George R.R. Martin addresses lack of gay sex in 'Game of Thrones' books

Asked about the absence of gay sex scenes so far, the writer explains that his "viewpoint characters" aren't gay. He also tells stories of how his teachers tried to stop him from reading sci-fi.

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Writer George R.R. Martin of "Game of Thrones" signs autographs at Comic-Con in San Diego last month. Tiffany Rose/Getty Images

I understand that most people watch the HBO series "Game Of Thrones" for its copious and brutal acts of violence and for its regular bouts of carnal exercise.

It's noticeable, however, that this carnal exercise has explicitly been of the heterosexual variety in George R.R. Martin's books, though that's not the case on the TV show adapted from the novels. Why might this be?

Martin was asked this very question at the Edinburgh International Book Festival only last night.

As the Guardian reports, he explained that the voices of his books come from "viewpoint characters."

"Frankly, it is the way I prefer to write fiction because that is the way all of us experience life. You're seeing me from your viewpoint, you're not seeing what someone over here is seeing," he said.

However, this makes the books far more rigid in structure than TV. For him, because none of the viewpoint characters is gay, there hasn't been the opportunity for gay sex.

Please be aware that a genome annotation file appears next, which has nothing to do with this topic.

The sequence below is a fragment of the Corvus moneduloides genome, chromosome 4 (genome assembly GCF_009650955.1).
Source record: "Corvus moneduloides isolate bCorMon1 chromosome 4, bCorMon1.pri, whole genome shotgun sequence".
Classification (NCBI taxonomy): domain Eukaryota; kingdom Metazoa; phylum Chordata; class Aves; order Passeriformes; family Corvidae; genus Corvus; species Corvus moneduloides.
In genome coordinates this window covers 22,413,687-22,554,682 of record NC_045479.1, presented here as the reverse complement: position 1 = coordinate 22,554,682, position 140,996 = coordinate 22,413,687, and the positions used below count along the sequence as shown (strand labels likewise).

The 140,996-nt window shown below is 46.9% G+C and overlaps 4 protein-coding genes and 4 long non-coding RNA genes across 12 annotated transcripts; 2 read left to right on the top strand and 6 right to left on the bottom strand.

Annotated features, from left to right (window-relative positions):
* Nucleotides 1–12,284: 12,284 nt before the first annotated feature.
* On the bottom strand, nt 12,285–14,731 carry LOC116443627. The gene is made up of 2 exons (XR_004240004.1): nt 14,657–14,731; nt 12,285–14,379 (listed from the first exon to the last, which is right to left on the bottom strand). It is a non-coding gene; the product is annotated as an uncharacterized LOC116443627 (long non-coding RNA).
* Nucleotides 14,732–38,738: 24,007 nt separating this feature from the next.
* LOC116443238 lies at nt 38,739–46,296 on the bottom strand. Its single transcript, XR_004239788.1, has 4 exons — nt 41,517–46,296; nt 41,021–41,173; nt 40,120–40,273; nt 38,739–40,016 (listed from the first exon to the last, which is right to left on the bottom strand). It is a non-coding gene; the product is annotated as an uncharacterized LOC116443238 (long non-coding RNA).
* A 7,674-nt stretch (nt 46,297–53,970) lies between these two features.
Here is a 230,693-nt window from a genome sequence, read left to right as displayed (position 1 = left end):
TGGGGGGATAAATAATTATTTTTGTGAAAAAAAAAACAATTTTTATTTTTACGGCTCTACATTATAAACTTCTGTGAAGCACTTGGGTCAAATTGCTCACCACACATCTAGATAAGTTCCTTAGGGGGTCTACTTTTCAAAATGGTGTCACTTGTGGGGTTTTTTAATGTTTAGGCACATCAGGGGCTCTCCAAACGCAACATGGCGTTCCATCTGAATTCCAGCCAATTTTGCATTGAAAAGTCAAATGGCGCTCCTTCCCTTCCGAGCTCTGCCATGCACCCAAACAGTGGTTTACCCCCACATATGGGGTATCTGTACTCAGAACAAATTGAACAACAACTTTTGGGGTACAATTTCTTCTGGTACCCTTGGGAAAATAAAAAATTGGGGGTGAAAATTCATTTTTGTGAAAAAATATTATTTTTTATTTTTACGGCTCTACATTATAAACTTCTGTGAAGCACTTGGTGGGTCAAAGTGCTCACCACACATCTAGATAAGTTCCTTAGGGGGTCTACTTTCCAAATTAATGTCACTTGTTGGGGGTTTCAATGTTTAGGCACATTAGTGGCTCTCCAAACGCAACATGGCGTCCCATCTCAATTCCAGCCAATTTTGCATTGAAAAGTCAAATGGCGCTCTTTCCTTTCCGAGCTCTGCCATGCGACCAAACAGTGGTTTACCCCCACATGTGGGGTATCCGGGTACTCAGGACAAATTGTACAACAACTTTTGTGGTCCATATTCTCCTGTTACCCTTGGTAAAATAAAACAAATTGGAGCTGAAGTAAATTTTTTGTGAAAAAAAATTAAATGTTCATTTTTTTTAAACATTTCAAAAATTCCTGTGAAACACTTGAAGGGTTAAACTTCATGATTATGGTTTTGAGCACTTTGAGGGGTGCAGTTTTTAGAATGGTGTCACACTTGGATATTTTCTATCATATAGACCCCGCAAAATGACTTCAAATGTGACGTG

He still has two books to write. Might that mean a broader carnal viewpoint would be accommodated?

He said: "It might. I've had letters from fans who want me to present particularly an explicit male sex scene -- most of the letters come from women."

While I leave you to ponder the genesis of that logic, I'll tell you that Martin isn't keen simply to create sex scenes for the sake of them (something HBO has no qualms about at all).

"You can't just insert things because everyone wants to see them," he said. "It is not a democracy. If it was a democracy, then Joffrey would have died much earlier than he did."

Some lament that Joffrey isn't still around. Surely there was so much more he could have wrought in his young, tempestuous life, at the physical and emotional levels.

Martin also told the audience that his teachers used to take sci-fi books by authors such as Robert Heinlein and Isaac Asimov away from him, pleading with him to lift his tastes to a higher plane.

He said he was told: "You're a smart kid, you get good grades. Why are you reading this trash? They rot your mind. You should be reading 'Silas Marner.'"

Organized education's pernicious influence has turned so many lives. Instead of reading tales of a weaver, Martin weaved far more wondrous tales that have captivated many.

What might he have become if he'd listened to his teachers? Yet another novelist telling tales of unrequited modern love? Yet another poet offering stanzas of frustration and songs of woe?

Instead, he's given us gore galore and sex unbounded.

Sometimes, things just work out.

 

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